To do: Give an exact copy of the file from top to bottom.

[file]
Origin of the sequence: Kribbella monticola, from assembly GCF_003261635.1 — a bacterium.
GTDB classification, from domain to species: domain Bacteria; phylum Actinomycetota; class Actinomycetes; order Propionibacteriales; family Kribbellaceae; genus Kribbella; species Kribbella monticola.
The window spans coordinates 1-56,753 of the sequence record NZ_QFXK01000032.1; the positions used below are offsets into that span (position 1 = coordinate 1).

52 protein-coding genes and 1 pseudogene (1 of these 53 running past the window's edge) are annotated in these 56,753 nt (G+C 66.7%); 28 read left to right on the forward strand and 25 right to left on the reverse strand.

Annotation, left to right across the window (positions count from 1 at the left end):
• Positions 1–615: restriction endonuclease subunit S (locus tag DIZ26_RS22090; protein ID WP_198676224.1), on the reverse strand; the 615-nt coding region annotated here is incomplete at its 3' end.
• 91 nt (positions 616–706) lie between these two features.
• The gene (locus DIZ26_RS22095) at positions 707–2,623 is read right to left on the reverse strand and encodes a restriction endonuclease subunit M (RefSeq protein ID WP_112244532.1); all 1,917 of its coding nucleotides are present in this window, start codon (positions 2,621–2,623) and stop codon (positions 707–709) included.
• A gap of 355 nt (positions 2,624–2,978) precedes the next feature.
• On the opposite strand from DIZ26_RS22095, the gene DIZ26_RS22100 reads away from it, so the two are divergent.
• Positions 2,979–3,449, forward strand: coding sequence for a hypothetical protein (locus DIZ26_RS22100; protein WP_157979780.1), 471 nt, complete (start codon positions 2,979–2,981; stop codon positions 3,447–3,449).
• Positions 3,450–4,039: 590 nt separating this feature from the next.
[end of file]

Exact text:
Origin of the sequence: Kribbella monticola, from assembly GCF_003261635.1 — a bacterium.
GTDB classification, from domain to species: domain Bacteria; phylum Actinomycetota; class Actinomycetes; order Propionibacteriales; family Kribbellaceae; genus Kribbella; species Kribbella monticola.
The window spans coordinates 1-56,753 of the sequence record NZ_QFXK01000032.1; the positions used below are offsets into that span (position 1 = coordinate 1).

52 protein-coding genes and 1 pseudogene (1 of these 53 running past the window's edge) are annotated in these 56,753 nt (G+C 66.7%); 28 read left to right on the forward strand and 25 right to left on the reverse strand.

Annotation, left to right across the window (positions count from 1 at the left end):
• Positions 1–615: restriction endonuclease subunit S (locus tag DIZ26_RS22090; protein ID WP_198676224.1), on the reverse strand; the 615-nt coding region annotated here is incomplete at its 3' end.
• 91 nt (positions 616–706) lie between these two features.
• The gene (locus DIZ26_RS22095) at positions 707–2,623 is read right to left on the reverse strand and encodes a restriction endonuclease subunit M (RefSeq protein ID WP_112244532.1); all 1,917 of its coding nucleotides are present in this window, start codon (positions 2,621–2,623) and stop codon (positions 707–709) included.
• A gap of 355 nt (positions 2,624–2,978) precedes the next feature.
• On the opposite strand from DIZ26_RS22095, the gene DIZ26_RS22100 reads away from it, so the two are divergent.
• Positions 2,979–3,449, forward strand: coding sequence for a hypothetical protein (locus DIZ26_RS22100; protein WP_157979780.1), 471 nt, complete (start codon positions 2,979–2,981; stop codon positions 3,447–3,449).
• Positions 3,450–4,039: 590 nt separating this feature from the next.